If you want to find out what salt does for your loaf, try and leave it out and take a bite…
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A while ago we took a closer look at the percentage of salt we put into our bread. If you are a big bread eater, chances are high you get a lot of your daily salt intake via your sandwiches.
The UK recently came out with a new standard for the amount of salt in bread baking. So we tested this new standard to find out what the effect would be for our own bread baking and want to share the result with you…
First, some things you need to know about salt and bread baking:
What does salt do?
- Salt is a natural antioxidant and not only adds taste but especially helps bring out the flavors and aromas present in the flour and other ingredients.
- Next to its role in boosting the flavor of your bread, salt plays a role in tightening the gluten structure and adding strength to your dough. It helps the loaf to hold on to the carbon dioxide gas that is formed during fermentation, supporting good volume.
- Salt slows down fermentation and enzyme activity in dough. The salt crystals draw water away form their environment (salt is ‘hygroscopic’). When salt and yeast compete for water, salt wins and the yeast is slowed down.
- Because of its moisture maintaining properties, salt can prevent bread from getting stale but it can also (this is especially true in humid environments) absorb moisture from the air and leave you with soft crusts and soggy bread.
How much salt is considered normal in bread baking?
In bread baking the percentage of salt added that is considered normal, ranges from 1.8% to 2.2% of the total amount of flour, depending on the recipe and personal preference. Low salt contents can lead to bland loaves, anything over the 2.2% norm will likely be considered too salty. The UK recently came out with a new standard of 1 gram of salt per 100 grams of the final baked bread or about 1.5 to 1.6% of the total amount of flour. So instead of a percentage of salt to flour, they give the amount of salt per 100 gram of the actual finished product / bread.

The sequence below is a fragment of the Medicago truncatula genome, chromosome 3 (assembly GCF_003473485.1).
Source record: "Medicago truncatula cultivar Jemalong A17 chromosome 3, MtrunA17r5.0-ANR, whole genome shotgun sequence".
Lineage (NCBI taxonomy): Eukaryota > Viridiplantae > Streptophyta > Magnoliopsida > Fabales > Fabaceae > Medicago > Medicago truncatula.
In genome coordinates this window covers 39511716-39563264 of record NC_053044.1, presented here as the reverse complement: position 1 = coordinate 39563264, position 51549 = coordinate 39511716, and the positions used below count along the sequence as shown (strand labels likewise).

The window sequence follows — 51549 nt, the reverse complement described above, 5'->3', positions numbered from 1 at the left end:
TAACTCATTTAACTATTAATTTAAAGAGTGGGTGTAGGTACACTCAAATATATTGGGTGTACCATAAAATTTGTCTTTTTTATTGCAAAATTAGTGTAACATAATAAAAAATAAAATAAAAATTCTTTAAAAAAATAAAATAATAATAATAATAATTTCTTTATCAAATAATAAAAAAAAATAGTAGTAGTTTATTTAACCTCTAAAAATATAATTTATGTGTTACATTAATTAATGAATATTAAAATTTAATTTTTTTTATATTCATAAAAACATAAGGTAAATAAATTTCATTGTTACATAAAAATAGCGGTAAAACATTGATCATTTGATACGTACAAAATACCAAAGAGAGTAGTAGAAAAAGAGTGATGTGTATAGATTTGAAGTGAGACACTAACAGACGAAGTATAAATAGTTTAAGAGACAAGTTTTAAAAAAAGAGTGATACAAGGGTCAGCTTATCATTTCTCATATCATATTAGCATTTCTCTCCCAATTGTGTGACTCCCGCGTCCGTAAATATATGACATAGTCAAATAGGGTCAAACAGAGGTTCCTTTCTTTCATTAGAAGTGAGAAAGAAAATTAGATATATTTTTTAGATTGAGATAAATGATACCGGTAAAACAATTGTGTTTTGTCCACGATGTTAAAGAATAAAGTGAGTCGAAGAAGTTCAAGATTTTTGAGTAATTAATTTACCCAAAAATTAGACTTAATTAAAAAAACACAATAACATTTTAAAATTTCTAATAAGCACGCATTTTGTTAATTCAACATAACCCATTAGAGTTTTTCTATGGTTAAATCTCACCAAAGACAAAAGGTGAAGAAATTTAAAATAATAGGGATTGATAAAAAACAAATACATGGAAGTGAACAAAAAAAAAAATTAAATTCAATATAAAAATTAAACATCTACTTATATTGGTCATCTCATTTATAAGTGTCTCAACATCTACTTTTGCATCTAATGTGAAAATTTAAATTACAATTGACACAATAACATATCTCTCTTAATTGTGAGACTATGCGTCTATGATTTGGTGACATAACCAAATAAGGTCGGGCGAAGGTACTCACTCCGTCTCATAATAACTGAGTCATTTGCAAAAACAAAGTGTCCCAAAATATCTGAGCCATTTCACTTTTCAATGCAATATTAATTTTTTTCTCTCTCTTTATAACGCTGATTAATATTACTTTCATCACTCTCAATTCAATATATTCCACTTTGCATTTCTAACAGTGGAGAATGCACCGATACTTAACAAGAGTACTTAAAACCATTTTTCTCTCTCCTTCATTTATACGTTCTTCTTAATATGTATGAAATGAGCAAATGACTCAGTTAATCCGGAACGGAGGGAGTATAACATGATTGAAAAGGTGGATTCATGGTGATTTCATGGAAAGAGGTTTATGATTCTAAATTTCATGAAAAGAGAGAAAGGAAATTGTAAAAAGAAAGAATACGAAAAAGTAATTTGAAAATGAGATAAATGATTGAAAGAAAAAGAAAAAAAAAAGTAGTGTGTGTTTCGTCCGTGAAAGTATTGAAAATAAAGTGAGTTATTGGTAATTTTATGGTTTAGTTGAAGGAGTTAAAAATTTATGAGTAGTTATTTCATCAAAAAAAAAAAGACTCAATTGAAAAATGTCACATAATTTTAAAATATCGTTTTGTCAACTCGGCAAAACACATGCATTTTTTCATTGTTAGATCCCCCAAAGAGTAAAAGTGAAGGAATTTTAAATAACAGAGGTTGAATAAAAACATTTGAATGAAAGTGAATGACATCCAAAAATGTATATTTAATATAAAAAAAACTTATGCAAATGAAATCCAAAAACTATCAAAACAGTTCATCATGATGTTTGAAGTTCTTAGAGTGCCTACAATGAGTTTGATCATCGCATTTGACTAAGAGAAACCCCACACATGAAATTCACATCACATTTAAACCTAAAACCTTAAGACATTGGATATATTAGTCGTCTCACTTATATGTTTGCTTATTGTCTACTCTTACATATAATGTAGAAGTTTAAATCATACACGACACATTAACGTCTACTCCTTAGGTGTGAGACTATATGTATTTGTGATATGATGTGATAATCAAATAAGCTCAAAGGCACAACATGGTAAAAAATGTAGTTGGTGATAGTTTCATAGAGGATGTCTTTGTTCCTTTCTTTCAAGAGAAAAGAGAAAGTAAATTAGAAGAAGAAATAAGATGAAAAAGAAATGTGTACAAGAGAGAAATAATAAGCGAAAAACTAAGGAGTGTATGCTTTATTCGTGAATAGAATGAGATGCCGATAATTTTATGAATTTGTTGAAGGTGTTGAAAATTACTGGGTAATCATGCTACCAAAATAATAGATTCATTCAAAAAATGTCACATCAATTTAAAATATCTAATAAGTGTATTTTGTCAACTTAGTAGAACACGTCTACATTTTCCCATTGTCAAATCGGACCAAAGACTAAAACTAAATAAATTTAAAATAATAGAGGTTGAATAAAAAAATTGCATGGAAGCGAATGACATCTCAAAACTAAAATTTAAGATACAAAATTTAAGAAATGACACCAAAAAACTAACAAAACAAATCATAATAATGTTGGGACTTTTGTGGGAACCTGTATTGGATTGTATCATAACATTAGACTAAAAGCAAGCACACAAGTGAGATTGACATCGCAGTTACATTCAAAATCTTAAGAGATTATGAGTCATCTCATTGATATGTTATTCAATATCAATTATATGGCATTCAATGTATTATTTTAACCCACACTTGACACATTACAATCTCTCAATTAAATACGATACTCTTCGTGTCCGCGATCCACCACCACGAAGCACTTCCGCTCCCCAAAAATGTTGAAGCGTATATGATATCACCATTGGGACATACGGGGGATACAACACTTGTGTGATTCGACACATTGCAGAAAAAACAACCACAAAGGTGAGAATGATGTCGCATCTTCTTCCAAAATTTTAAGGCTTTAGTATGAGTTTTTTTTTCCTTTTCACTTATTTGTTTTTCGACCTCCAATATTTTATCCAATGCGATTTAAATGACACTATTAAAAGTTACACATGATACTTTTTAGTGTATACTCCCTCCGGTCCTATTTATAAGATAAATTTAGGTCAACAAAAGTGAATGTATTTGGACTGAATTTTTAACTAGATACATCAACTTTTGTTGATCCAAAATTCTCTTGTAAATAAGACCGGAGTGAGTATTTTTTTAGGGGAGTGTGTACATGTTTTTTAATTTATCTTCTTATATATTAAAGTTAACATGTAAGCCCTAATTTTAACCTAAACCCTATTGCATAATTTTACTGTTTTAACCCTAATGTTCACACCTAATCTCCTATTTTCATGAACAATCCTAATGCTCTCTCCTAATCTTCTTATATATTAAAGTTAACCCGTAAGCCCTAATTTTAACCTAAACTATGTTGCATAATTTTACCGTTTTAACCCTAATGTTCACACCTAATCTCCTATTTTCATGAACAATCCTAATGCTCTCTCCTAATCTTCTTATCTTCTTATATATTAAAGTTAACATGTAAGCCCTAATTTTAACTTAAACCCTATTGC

Should I be afraid of salt touching my yeast?
Short answer: NO! Usually you add salt and yeast to your flour and immediately start mixing. It is totally unnecessary to put salt on one side and yeast on the other and seconds later start mixing them together anyway. You do not want to add salt on top of fresh yeast and leave it for minutes because then the salt will indeed kill the yeast.
What type of salt should I use for bread baking?
All salt is good, as long as the salt crystals are fine enough and dissolve easily. A lot can be said for different types of salt, some contain additives, some have other minerals next to the sodium chloride (NaCl) considered beneficial for you (like Celtic sea salt which is also lower in sodium). You can make up your own mind as far as the health benefits go, taste wise it will not make a big difference to your loaf. Due to the relatively small quantity of salt it would be really hard to detect subtle differences in flavor.
Our own findings with the new salt content standard
So, we looked at our own baking and did a test with this new UK standard of 1 gram salt per 100 grams baked loaf. For example, for a standard pain rustique (750 g dough, weighing about 680 g after baking) this would mean lowering the added salt from 8 g to 6.8 g or from 1.17 g to 1 g per 100 g bread.
Examples of bakers percentages for a loaf of pain rustique:
2.2% of total flour would mean almost 10 g of salt added to the recipe
2% – about 9 g of salt
1.8% – just over 8 g of salt
1.5% – about 6.8 g of salt (the new UK standard)
We tested and tasted the bread with new, lower salt content several times, together with some bread friends. Result: We all had a very hard time noticing any difference. There is a line below which it would become noticeable of course, but this new standard is no problem for us. We have to add that using high quality (organic) flour also makes a big difference in taste and perception of saltiness. Also see our flour experiments. To enhance flavor, salt has to have something to work with, and it will have a hard time bringing out any flavor when the flour you work with is overly processed and bland to begin with!
We now use it in most recipes for our daily bread, except when making dough for things like pizza and focaccia and other flatbreads. For these special breads our personal preference is to make this dough a bit saltier.
Let us know your thoughts on salt!